Edward Wadsworth 1889-1949


Arthur Tooth & Sons, 135 New Bond Street, London (April-May 1938)

Semaphore is a fine example of the highly distinctive imagery Wadsworth painted during 1935-1938 after he moved away from the uncompromising geometrical abstraction of 1929-33 examples of which were exhibited at the Mayor Gallery in November 1933 and with Unit One, also at the Mayor Gallery, in April 1934.

In Semaphore he developed an aspect of his style which anticipates the bold, poster-like directness of Pop Art a quarter of a century later: the rather comedic treatment of the wide-eyed lobster (as if it already knows full-well that it is destined for the pot) and the octopus whose transformation into calamari cannot be far off. A few years later Wadsworth readily agreed with his friend and fellow painter Richard Eurich that the best avant-garde art shared aspects of contemporary poster design. He also felt that modern art should always leave room for a little understated visual humour; what he referred to as “a little flesh on the bones.” The year before he began work on Semaphore, Wadsworth produced four poster designs for London Passenger Transport Board which advertised the museums of South Kensington. By this period he was also friendly with some of the most talented poster designers of the day working in Britain such as Edward McKnight Kauffer, Frank Newbould and Laszlo Moholy-Nagy (who was very impressed by the still-lives he saw during a visit to Wadsworth’s East Sussex home, Dairy Farm, near Uckfield, during the summer of 1936).

The composition of Semaphore contains both elements which hark back to earlier works in the artist’s oeuvre, such as the stylised children’s toy plastic flower (such as Picnic, 1929, Private Collection) and the cake frills (first seen in the foreground of Wings of the Morning, 1928-29, Private Collection), and those anticipating the content of some of the later compositions such as designs produced during the Second World War II to advertise ICI products and Octopus (1947, Private Collection). The juxtaposition of natural and man-made objects and of unusual shapes has a distinctly surreal edge to it, although the artist stoutly denied at the time that he was a Surrealist (he had been invited to exhibited at the celebrated International Surrealist Exhibition held at the New Burlington Galleries in June 1936 but had declined to participate). However, at the time of painting Semaphore he had recently befriended the leading British surrealist artist Roland Penrose – they shared a love of the good food and wine and of the South of France. Wadsworth would have been amused at the reaction of Penrose the gastronome to encountering such an impressive lobster. How should it be cooked and presented for maximum epicurean enjoyment?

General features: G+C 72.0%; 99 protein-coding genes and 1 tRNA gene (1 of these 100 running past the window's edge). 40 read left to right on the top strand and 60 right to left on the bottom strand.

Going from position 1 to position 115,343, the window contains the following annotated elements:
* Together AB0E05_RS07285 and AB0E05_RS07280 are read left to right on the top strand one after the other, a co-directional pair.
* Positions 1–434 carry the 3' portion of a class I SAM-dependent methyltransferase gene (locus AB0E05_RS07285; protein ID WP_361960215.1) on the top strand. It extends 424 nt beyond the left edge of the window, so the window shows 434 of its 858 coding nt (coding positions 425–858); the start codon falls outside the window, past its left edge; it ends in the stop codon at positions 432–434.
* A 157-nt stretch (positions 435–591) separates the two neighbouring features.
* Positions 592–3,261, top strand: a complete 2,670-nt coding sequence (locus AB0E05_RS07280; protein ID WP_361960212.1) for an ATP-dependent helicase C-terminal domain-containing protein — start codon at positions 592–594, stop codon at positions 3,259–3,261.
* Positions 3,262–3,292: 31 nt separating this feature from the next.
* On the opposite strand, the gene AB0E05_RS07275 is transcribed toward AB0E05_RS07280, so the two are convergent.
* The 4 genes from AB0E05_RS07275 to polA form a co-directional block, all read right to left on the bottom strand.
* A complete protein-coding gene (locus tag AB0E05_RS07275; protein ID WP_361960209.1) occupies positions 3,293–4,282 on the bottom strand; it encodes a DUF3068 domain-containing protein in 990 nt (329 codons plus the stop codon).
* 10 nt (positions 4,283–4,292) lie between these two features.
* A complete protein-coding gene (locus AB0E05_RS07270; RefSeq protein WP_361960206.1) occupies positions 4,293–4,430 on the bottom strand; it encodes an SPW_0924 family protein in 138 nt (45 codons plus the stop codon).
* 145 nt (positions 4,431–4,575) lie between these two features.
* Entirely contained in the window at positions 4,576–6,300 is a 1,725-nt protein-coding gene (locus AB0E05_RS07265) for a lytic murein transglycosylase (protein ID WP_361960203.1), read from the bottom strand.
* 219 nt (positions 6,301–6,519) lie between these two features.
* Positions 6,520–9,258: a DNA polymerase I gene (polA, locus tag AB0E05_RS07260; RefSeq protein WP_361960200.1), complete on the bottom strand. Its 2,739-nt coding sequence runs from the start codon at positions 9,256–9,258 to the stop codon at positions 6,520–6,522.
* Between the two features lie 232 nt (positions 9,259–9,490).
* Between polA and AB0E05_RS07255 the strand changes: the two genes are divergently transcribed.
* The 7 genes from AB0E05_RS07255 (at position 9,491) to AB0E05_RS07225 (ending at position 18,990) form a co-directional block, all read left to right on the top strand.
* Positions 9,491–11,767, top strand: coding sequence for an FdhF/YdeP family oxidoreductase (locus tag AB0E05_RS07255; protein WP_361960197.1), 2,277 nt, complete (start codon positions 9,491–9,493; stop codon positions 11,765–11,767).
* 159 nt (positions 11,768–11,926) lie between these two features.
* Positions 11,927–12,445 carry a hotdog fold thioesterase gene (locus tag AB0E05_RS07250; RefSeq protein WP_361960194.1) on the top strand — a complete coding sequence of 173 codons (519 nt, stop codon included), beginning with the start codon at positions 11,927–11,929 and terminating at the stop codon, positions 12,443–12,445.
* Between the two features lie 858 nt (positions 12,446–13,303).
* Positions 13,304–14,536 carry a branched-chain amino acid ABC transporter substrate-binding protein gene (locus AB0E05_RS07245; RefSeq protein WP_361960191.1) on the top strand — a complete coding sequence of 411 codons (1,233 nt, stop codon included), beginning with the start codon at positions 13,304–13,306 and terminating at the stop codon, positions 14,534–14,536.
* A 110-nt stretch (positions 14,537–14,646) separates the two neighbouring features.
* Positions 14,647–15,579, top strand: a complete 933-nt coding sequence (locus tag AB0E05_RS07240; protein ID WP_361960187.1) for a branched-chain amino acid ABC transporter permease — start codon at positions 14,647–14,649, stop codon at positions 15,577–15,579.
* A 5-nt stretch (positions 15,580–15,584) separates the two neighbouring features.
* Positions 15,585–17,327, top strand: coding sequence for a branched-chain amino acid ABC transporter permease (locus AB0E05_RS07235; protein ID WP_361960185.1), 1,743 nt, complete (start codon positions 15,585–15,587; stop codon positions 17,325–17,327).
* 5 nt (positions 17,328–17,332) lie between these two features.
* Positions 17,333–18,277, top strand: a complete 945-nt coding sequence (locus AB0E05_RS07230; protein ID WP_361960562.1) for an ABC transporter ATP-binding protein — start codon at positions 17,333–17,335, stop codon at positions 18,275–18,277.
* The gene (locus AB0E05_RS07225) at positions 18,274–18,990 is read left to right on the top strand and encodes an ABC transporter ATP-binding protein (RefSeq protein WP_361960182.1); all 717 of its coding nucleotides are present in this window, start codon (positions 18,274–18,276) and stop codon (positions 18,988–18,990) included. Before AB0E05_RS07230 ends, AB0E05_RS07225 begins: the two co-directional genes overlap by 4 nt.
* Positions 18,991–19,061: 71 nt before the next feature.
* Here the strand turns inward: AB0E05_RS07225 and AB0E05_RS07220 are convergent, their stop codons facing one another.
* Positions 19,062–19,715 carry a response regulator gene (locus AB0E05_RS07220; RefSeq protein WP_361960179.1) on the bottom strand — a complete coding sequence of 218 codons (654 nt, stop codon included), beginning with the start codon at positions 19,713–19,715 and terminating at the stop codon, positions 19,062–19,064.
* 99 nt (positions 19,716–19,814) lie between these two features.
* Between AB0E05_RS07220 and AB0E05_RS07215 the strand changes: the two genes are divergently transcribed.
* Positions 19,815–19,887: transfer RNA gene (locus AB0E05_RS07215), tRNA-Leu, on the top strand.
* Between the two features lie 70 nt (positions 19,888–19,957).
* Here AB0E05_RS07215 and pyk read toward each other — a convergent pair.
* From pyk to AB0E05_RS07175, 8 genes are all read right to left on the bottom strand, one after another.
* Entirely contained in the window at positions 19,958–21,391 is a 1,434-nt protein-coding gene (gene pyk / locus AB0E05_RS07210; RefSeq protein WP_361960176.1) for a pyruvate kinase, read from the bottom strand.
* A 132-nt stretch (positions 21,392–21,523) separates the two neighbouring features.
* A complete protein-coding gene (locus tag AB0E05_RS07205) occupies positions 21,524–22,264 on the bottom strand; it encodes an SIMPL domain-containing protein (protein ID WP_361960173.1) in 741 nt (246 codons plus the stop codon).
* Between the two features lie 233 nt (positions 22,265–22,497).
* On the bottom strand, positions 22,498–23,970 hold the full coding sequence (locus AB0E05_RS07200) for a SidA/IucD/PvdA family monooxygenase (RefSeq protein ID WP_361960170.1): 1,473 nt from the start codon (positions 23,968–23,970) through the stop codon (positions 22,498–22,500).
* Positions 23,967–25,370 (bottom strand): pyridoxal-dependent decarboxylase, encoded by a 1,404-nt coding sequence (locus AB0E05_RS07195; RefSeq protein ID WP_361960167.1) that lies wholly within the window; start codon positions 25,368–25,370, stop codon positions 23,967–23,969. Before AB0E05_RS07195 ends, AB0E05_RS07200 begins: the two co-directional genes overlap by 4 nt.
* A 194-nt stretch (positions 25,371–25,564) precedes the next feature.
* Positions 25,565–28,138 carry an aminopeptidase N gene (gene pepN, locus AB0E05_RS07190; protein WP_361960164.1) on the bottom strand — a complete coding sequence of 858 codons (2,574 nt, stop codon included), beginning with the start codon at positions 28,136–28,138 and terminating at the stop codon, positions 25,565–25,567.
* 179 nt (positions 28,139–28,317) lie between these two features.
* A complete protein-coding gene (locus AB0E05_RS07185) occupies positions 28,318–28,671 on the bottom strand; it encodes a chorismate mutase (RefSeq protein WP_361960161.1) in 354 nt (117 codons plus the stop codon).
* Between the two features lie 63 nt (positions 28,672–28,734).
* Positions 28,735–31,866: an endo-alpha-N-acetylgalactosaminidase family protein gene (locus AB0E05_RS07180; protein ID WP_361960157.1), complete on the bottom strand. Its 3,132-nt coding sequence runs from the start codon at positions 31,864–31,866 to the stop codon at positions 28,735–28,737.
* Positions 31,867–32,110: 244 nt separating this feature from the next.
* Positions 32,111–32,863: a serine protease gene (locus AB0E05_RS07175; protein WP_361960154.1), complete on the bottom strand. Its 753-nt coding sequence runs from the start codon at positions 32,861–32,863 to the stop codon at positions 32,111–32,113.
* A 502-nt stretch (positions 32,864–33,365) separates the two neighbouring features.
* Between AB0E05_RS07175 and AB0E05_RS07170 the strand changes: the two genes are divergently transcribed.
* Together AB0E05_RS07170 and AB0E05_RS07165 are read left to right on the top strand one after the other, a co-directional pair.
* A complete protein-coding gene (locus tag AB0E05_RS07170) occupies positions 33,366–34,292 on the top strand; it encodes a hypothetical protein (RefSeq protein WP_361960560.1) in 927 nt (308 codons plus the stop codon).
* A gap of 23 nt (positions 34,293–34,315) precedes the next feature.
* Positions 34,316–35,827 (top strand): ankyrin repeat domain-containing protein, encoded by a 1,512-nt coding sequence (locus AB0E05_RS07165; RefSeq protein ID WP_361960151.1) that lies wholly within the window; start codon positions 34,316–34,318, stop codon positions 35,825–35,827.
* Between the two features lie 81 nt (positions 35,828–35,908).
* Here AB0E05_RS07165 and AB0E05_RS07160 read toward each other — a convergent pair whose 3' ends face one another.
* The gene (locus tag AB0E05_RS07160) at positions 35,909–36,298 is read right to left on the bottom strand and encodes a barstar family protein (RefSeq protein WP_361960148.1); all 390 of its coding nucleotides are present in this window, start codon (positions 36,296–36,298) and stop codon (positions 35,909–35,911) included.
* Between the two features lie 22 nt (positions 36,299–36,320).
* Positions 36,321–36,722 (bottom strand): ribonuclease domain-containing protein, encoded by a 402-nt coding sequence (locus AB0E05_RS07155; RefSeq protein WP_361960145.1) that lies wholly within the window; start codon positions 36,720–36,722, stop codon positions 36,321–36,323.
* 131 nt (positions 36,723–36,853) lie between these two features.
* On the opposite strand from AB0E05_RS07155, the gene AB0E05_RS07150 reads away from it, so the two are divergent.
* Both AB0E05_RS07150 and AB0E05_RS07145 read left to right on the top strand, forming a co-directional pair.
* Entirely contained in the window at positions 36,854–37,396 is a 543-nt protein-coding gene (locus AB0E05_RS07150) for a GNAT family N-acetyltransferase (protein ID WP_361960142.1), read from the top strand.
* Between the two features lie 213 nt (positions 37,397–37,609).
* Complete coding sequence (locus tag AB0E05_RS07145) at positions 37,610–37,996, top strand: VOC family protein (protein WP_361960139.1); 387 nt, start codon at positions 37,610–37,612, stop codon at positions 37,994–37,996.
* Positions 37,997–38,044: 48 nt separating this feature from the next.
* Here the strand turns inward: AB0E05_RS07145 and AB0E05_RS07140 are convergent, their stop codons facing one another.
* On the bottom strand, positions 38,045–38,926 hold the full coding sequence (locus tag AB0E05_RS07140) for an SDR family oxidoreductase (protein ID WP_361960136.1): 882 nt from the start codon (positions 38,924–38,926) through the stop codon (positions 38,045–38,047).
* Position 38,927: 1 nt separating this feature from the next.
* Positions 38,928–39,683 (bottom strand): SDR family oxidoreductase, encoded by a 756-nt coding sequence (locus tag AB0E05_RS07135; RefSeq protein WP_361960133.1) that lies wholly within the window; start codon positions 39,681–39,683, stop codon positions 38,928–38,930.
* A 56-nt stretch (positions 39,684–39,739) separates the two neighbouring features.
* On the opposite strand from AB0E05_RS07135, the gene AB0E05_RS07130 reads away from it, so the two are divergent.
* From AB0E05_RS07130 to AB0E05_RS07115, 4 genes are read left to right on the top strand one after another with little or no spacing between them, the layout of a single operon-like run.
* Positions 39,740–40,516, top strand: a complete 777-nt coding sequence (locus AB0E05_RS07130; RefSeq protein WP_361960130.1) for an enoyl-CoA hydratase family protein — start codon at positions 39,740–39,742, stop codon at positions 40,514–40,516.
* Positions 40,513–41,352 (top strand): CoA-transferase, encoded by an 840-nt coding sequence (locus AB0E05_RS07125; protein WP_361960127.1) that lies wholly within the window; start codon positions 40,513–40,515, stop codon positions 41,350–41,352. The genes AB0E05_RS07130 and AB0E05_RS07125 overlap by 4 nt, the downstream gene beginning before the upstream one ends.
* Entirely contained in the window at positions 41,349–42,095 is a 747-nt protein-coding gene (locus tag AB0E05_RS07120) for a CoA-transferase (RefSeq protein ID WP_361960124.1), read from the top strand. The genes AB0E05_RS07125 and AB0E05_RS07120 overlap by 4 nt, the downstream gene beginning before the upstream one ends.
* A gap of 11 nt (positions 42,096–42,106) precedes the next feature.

Wadsworth’s 1938 exhibition at Tooth’s was given a most positive critical reception. Hugh Porteous spoke for many when he described works such as Semaphore as powerfully conveying an almost tangible “sea-tang … the smell of spray and bladderack …” In addition to its playful maritime associations a work such as Semaphore also provides a convincing example of Wadsworth’s great and singular talent; as he later put it to fellow tempera painter Maxwell Armfield, painting should really be about precision of line, clarity of composition, sumptuous colour and what he characteristically termed “guts and vivacity.”